From 2012 – A Ban on Copper Bottom Coatings
In the February 2012 issue of BoatUS, there was a special report on activity taken by several states to ban copper marine anti-fouling bottom paint by 2020. Copper is added to the bottom paint as a biocide to prevent slime, plant, and zebra mussels from attaching to the hull. Unfortunately, the typical recreational boat sits in her slip much of the time; the copper coating in the paint slowly leaches into the water and settles in the bottom. At the same time, copper is a naturally occurring element, especially in Michigan. The concentrations in the silt since its introduction in the late 1980s have created a poisonous wasteland in the basins in some ports and marinas.
In the 1990s, Copper began to become a concern in some harbors in California. Two large harbors, Marina Del Rey and the Port of San Diego, were seeing high concentrated measurements. As a result, studies were undertaken to determine the extent of the problem and determine if remediation was necessary.
Michigan has over 200 marinas and over 900,000 registered watercraft. So it’s only a matter of time before the issue hits our shores. Currently, only Washington and California are actively taking steps to curb the use of copper bottom paint.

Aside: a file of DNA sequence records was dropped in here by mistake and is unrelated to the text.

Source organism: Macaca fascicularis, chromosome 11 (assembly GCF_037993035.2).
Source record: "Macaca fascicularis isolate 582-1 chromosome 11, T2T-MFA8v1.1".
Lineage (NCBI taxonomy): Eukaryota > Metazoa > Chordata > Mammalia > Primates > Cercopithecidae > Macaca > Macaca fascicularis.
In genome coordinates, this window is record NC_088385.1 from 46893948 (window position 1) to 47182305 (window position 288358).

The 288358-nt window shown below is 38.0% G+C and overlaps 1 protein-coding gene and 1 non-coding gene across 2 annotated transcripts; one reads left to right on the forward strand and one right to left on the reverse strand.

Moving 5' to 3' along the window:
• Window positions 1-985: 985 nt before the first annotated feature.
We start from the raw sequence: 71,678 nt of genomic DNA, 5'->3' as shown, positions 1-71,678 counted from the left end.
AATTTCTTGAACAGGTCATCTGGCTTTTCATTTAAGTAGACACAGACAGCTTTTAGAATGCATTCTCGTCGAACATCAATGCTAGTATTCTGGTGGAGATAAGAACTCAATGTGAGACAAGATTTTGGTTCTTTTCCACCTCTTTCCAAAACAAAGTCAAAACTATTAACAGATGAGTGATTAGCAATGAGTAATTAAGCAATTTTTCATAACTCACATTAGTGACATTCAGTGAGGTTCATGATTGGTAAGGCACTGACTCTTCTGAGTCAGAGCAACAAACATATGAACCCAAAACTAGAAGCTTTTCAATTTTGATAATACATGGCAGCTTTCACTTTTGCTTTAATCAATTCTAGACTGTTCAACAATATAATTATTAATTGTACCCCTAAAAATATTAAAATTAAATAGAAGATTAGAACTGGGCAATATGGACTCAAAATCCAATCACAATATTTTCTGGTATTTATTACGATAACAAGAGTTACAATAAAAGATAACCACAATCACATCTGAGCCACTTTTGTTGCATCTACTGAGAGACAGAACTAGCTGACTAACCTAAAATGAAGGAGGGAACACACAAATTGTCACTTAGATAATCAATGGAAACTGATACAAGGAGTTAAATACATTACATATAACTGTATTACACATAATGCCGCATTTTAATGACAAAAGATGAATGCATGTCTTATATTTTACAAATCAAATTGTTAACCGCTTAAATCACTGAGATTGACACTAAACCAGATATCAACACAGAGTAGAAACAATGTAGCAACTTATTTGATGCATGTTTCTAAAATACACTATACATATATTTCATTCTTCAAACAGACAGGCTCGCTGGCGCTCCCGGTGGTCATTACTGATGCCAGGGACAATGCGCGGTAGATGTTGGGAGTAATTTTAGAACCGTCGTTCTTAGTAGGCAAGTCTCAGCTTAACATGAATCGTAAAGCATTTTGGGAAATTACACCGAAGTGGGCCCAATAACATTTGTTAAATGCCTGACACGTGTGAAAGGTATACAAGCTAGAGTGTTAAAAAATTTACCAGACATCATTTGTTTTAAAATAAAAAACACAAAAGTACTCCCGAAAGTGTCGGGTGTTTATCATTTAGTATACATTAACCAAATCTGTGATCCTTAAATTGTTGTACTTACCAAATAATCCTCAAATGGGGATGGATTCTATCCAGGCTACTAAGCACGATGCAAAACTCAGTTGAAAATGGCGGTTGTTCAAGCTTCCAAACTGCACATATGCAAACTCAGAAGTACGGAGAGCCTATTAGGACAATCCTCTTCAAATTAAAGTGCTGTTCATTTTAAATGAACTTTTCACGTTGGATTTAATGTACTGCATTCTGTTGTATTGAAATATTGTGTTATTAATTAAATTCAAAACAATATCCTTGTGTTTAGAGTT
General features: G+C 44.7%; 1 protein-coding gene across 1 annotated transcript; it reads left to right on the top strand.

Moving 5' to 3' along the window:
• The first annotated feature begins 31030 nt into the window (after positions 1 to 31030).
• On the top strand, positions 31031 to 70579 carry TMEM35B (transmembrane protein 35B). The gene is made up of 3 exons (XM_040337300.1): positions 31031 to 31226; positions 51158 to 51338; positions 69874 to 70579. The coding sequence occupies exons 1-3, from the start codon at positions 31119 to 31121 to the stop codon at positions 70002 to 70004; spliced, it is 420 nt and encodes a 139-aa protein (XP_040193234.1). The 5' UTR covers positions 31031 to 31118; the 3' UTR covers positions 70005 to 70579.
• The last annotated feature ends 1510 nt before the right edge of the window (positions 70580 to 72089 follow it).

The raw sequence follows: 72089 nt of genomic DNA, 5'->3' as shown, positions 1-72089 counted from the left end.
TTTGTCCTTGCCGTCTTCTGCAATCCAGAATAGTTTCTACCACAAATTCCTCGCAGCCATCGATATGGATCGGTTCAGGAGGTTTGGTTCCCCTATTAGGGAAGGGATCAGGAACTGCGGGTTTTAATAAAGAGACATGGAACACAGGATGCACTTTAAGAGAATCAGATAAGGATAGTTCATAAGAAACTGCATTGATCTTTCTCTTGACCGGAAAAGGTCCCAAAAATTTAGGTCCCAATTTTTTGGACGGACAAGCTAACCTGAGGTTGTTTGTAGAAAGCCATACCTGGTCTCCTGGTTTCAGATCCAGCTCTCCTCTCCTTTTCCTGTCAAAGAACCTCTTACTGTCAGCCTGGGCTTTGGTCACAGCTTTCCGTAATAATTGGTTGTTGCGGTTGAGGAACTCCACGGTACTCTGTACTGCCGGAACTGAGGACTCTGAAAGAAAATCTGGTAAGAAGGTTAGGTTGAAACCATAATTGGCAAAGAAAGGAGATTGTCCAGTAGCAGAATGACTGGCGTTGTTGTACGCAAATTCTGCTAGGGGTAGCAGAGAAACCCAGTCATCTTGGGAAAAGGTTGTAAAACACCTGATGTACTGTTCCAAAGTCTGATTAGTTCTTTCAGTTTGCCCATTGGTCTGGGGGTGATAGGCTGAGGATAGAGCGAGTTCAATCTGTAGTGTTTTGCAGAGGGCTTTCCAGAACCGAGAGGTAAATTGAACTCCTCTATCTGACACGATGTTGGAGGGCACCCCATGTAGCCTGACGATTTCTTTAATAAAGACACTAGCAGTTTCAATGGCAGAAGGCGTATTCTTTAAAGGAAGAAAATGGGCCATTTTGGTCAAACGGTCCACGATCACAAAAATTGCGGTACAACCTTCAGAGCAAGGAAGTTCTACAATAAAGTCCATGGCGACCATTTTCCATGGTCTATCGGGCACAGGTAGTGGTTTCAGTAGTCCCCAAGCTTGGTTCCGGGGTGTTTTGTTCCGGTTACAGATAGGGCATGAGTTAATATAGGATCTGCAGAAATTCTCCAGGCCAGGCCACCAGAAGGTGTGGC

Current alternatives to copper-based antifouling paint are being developed but have serious environmental and cost concerns. For example, switching to a non-biocide or organic requires stripping the existing coating from the hull. This can cost thousands of dollars and create a cloud of copper-laden dust which is considered hazardous waste. In addition, the application of the new coating requires the use of a sprayer. However, as the commodity cost of copper skyrockets, environmentally friendly alternatives may be cheaper in the long run.
It may be several years before Michigan lawmakers consider taking similar steps. In the meantime, the paint industry will continue to develop and refine non-copper alternatives. However, boaters should keep this issue in mind when they prepare their craft for the next boating season.
In 2018 a ban on the use of antifouling copper coatings in Washington state had been delayed until more research can be conducted to identify safe alternatives.
Factoids on Copper and Anti-Fouling Paints
Antifouling Paints & Coating Market Share Expected to Reach $15 Billion by 2026
Top players are BASF S.E, Sherwin-Williams Company, BoeroYachtcoatings, Nippon Paint Marine Coatings Co. Ltd, Chugoku Marine Paints Ltd, PPG Industries Inc., Chugoku Marine Paints Ltd, and others.
Copper coatings or paints are used to prevent microbes from collecting on the submerged hull. Thus making it resistant to corrosion. Copper coatings also shield the ship from bacteria, algae, diatoms, which reduces the vessel’s running speed. In addition, this slick surface improves fuel conservation.
Tributyltin (TBT)-based antifouling paints have shown effective at preventing the fouling of ships’ hulls and consequently the transport invasive species. As a result, the U.S. partially banned TBT in 1988, and a global ban is expected.
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